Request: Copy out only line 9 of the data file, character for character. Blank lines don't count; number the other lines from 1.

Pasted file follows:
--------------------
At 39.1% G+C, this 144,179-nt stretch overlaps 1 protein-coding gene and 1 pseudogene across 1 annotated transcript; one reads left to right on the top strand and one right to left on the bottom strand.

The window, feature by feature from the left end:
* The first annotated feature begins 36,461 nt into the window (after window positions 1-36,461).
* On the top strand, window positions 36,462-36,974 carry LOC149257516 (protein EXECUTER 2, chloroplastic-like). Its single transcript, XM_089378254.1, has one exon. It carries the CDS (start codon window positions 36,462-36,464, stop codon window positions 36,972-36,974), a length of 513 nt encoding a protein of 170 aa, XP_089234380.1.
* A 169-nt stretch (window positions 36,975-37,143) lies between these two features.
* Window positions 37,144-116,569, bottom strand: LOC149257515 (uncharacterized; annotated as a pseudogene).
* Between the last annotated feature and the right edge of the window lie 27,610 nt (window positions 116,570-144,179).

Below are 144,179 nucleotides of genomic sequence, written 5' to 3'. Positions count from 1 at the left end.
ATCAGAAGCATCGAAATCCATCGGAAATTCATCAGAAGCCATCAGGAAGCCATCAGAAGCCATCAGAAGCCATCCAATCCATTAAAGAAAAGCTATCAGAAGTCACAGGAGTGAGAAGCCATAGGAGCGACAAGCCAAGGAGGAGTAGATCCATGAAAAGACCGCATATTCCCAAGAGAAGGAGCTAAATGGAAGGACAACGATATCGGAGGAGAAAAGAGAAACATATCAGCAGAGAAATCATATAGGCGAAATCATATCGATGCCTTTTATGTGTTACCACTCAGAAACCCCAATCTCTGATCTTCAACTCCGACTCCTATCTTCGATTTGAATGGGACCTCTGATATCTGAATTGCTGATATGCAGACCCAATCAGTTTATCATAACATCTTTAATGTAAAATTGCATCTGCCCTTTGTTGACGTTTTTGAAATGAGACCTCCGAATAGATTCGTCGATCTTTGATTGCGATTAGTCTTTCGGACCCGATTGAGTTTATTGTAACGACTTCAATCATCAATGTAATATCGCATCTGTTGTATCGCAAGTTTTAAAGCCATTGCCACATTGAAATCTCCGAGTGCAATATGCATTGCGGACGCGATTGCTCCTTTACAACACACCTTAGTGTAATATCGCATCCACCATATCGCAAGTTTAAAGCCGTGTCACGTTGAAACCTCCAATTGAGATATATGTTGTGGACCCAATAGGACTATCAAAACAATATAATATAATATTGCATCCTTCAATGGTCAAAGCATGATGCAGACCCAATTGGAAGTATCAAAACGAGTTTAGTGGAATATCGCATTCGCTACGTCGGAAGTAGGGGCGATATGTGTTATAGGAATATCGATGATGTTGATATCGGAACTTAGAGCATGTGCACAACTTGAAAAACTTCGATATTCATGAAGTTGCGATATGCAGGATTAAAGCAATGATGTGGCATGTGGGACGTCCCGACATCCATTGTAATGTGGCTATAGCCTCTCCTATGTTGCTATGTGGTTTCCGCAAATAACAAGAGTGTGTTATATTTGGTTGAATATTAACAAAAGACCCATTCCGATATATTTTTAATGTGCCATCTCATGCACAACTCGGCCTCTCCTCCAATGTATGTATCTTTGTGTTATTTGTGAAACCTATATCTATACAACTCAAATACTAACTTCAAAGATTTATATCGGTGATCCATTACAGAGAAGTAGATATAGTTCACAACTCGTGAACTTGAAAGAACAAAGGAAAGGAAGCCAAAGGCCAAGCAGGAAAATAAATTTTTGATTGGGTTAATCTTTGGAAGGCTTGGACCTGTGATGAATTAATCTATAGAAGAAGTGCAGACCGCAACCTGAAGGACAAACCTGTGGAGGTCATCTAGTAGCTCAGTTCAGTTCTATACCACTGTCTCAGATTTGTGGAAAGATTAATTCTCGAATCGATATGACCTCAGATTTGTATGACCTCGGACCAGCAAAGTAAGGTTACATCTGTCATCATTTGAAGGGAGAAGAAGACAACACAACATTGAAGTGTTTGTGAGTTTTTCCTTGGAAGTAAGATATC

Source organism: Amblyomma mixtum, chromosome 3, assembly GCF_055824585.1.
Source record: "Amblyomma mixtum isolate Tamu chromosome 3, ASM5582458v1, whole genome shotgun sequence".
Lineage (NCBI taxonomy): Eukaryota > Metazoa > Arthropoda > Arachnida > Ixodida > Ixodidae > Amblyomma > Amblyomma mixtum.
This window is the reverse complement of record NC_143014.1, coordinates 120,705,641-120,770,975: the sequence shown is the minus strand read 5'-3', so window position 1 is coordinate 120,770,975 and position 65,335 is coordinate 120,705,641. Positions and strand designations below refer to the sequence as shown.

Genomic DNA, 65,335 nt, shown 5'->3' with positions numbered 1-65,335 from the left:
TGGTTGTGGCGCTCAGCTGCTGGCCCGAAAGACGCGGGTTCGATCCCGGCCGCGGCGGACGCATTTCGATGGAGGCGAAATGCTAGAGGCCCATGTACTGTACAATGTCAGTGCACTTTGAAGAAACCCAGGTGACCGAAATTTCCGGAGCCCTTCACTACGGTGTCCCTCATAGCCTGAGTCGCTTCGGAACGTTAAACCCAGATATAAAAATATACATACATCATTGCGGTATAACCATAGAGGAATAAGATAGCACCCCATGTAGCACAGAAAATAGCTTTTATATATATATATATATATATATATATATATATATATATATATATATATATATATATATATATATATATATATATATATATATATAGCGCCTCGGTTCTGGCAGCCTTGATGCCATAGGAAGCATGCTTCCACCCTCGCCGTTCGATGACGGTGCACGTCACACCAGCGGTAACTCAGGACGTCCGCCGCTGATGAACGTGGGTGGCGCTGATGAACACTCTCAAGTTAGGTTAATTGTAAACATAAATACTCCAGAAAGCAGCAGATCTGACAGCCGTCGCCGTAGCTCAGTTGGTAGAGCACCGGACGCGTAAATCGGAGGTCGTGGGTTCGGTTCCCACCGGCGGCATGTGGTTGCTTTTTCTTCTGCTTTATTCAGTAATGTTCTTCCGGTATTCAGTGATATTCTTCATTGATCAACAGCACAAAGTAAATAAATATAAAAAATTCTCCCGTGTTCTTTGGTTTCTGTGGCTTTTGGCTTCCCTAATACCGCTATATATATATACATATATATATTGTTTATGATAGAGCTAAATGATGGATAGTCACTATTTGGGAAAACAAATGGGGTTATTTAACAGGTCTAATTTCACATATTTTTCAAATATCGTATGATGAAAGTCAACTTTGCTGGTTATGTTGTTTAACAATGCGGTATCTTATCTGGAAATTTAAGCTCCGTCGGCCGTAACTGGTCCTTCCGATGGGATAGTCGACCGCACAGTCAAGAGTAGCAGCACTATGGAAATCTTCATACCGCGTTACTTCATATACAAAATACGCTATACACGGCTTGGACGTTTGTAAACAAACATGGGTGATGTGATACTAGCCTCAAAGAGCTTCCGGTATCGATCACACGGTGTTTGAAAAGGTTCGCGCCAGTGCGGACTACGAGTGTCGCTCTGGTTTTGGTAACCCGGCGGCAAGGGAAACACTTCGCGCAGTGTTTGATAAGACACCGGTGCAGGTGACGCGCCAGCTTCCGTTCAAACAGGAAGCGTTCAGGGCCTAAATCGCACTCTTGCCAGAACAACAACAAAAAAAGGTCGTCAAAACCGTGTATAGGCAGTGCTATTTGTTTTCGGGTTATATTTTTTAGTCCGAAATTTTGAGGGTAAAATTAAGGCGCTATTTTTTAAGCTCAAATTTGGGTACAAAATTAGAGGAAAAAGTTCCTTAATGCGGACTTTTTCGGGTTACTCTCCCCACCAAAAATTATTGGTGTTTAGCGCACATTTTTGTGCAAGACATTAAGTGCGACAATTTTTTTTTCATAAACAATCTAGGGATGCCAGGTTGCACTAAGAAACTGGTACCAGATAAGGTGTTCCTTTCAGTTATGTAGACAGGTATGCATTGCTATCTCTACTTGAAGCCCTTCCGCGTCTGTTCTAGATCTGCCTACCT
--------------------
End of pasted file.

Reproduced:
ATCAGAAGCATCGAAATCCATCGGAAATTCATCAGAAGCCATCAGGAAGCCATCAGAAGCCATCAGAAGCCATCCAATCCATTAAAGAAAAGCTATCAGAAGTCACAGGAGTGAGAAGCCATAGGAGCGACAAGCCAAGGAGGAGTAGATCCATGAAAAGACCGCATATTCCCAAGAGAAGGAGCTAAATGGAAGGACAACGATATCGGAGGAGAAAAGAGAAACATATCAGCAGAGAAATCATATAGGCGAAATCATATCGATGCCTTTTATGTGTTACCACTCAGAAACCCCAATCTCTGATCTTCAACTCCGACTCCTATCTTCGATTTGAATGGGACCTCTGATATCTGAATTGCTGATATGCAGACCCAATCAGTTTATCATAACATCTTTAATGTAAAATTGCATCTGCCCTTTGTTGACGTTTTTGAAATGAGACCTCCGAATAGATTCGTCGATCTTTGATTGCGATTAGTCTTTCGGACCCGATTGAGTTTATTGTAACGACTTCAATCATCAATGTAATATCGCATCTGTTGTATCGCAAGTTTTAAAGCCATTGCCACATTGAAATCTCCGAGTGCAATATGCATTGCGGACGCGATTGCTCCTTTACAACACACCTTAGTGTAATATCGCATCCACCATATCGCAAGTTTAAAGCCGTGTCACGTTGAAACCTCCAATTGAGATATATGTTGTGGACCCAATAGGACTATCAAAACAATATAATATAATATTGCATCCTTCAATGGTCAAAGCATGATGCAGACCCAATTGGAAGTATCAAAACGAGTTTAGTGGAATATCGCATTCGCTACGTCGGAAGTAGGGGCGATATGTGTTATAGGAATATCGATGATGTTGATATCGGAACTTAGAGCATGTGCACAACTTGAAAAACTTCGATATTCATGAAGTTGCGATATGCAGGATTAAAGCAATGATGTGGCATGTGGGACGTCCCGACATCCATTGTAATGTGGCTATAGCCTCTCCTATGTTGCTATGTGGTTTCCGCAAATAACAAGAGTGTGTTATATTTGGTTGAATATTAACAAAAGACCCATTCCGATATATTTTTAATGTGCCATCTCATGCACAACTCGGCCTCTCCTCCAATGTATGTATCTTTGTGTTATTTGTGAAACCTATATCTATACAACTCAAATACTAACTTCAAAGATTTATATCGGTGATCCATTACAGAGAAGTAGATATAGTTCACAACTCGTGAACTTGAAAGAACAAAGGAAAGGAAGCCAAAGGCCAAGCAGGAAAATAAATTTTTGATTGGGTTAATCTTTGGAAGGCTTGGACCTGTGATGAATTAATCTATAGAAGAAGTGCAGACCGCAACCTGAAGGACAAACCTGTGGAGGTCATCTAGTAGCTCAGTTCAGTTCTATACCACTGTCTCAGATTTGTGGAAAGATTAATTCTCGAATCGATATGACCTCAGATTTGTATGACCTCGGACCAGCAAAGTAAGGTTACATCTGTCATCATTTGAAGGGAGAAGAAGACAACACAACATTGAAGTGTTTGTGAGTTTTTCCTTGGAAGTAAGATATC